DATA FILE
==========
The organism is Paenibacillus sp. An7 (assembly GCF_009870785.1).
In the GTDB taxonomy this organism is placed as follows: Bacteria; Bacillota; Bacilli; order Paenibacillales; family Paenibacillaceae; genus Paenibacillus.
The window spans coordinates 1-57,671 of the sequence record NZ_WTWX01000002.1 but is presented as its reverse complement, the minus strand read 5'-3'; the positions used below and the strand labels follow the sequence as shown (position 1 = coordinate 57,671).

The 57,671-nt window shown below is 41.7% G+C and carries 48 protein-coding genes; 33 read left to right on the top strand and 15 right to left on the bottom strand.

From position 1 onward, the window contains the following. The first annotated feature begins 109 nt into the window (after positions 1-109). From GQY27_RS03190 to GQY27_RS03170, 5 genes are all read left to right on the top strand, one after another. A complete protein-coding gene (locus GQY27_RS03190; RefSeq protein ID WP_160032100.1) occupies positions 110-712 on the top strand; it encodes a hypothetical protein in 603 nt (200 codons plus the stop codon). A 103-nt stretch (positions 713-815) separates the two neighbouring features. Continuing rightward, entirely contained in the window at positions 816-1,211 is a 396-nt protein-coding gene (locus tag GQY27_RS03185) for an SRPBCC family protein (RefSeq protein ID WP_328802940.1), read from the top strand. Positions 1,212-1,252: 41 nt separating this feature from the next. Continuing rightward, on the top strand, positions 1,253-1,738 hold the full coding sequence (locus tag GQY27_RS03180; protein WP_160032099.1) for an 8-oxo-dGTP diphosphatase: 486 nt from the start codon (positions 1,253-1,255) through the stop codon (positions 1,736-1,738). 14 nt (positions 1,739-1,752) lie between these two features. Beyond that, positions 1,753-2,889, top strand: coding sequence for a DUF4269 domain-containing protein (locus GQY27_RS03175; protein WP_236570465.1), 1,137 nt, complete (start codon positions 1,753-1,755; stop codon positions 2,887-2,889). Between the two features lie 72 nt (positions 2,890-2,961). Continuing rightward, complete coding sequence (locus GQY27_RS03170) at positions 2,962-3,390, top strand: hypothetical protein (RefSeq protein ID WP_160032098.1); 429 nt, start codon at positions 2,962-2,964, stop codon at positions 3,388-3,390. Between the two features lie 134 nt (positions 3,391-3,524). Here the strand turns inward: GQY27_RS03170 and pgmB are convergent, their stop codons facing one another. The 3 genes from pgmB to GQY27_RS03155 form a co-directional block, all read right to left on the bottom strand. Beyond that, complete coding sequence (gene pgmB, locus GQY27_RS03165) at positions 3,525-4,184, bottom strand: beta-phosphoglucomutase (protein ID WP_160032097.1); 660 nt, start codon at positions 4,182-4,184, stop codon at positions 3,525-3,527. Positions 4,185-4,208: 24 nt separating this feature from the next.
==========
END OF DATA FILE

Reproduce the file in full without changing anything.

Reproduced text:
The organism is Paenibacillus sp. An7 (assembly GCF_009870785.1).
In the GTDB taxonomy this organism is placed as follows: Bacteria; Bacillota; Bacilli; order Paenibacillales; family Paenibacillaceae; genus Paenibacillus.
The window spans coordinates 1-57,671 of the sequence record NZ_WTWX01000002.1 but is presented as its reverse complement, the minus strand read 5'-3'; the positions used below and the strand labels follow the sequence as shown (position 1 = coordinate 57,671).

The 57,671-nt window shown below is 41.7% G+C and carries 48 protein-coding genes; 33 read left to right on the top strand and 15 right to left on the bottom strand.

From position 1 onward, the window contains the following. The first annotated feature begins 109 nt into the window (after positions 1-109). From GQY27_RS03190 to GQY27_RS03170, 5 genes are all read left to right on the top strand, one after another. A complete protein-coding gene (locus GQY27_RS03190; RefSeq protein ID WP_160032100.1) occupies positions 110-712 on the top strand; it encodes a hypothetical protein in 603 nt (200 codons plus the stop codon). A 103-nt stretch (positions 713-815) separates the two neighbouring features. Continuing rightward, entirely contained in the window at positions 816-1,211 is a 396-nt protein-coding gene (locus tag GQY27_RS03185) for an SRPBCC family protein (RefSeq protein ID WP_328802940.1), read from the top strand. Positions 1,212-1,252: 41 nt separating this feature from the next. Continuing rightward, on the top strand, positions 1,253-1,738 hold the full coding sequence (locus tag GQY27_RS03180; protein WP_160032099.1) for an 8-oxo-dGTP diphosphatase: 486 nt from the start codon (positions 1,253-1,255) through the stop codon (positions 1,736-1,738). 14 nt (positions 1,739-1,752) lie between these two features. Beyond that, positions 1,753-2,889, top strand: coding sequence for a DUF4269 domain-containing protein (locus GQY27_RS03175; protein WP_236570465.1), 1,137 nt, complete (start codon positions 1,753-1,755; stop codon positions 2,887-2,889). Between the two features lie 72 nt (positions 2,890-2,961). Continuing rightward, complete coding sequence (locus GQY27_RS03170) at positions 2,962-3,390, top strand: hypothetical protein (RefSeq protein ID WP_160032098.1); 429 nt, start codon at positions 2,962-2,964, stop codon at positions 3,388-3,390. Between the two features lie 134 nt (positions 3,391-3,524). Here the strand turns inward: GQY27_RS03170 and pgmB are convergent, their stop codons facing one another. The 3 genes from pgmB to GQY27_RS03155 form a co-directional block, all read right to left on the bottom strand. Beyond that, complete coding sequence (gene pgmB, locus GQY27_RS03165) at positions 3,525-4,184, bottom strand: beta-phosphoglucomutase (protein ID WP_160032097.1); 660 nt, start codon at positions 4,182-4,184, stop codon at positions 3,525-3,527. Positions 4,185-4,208: 24 nt separating this feature from the next.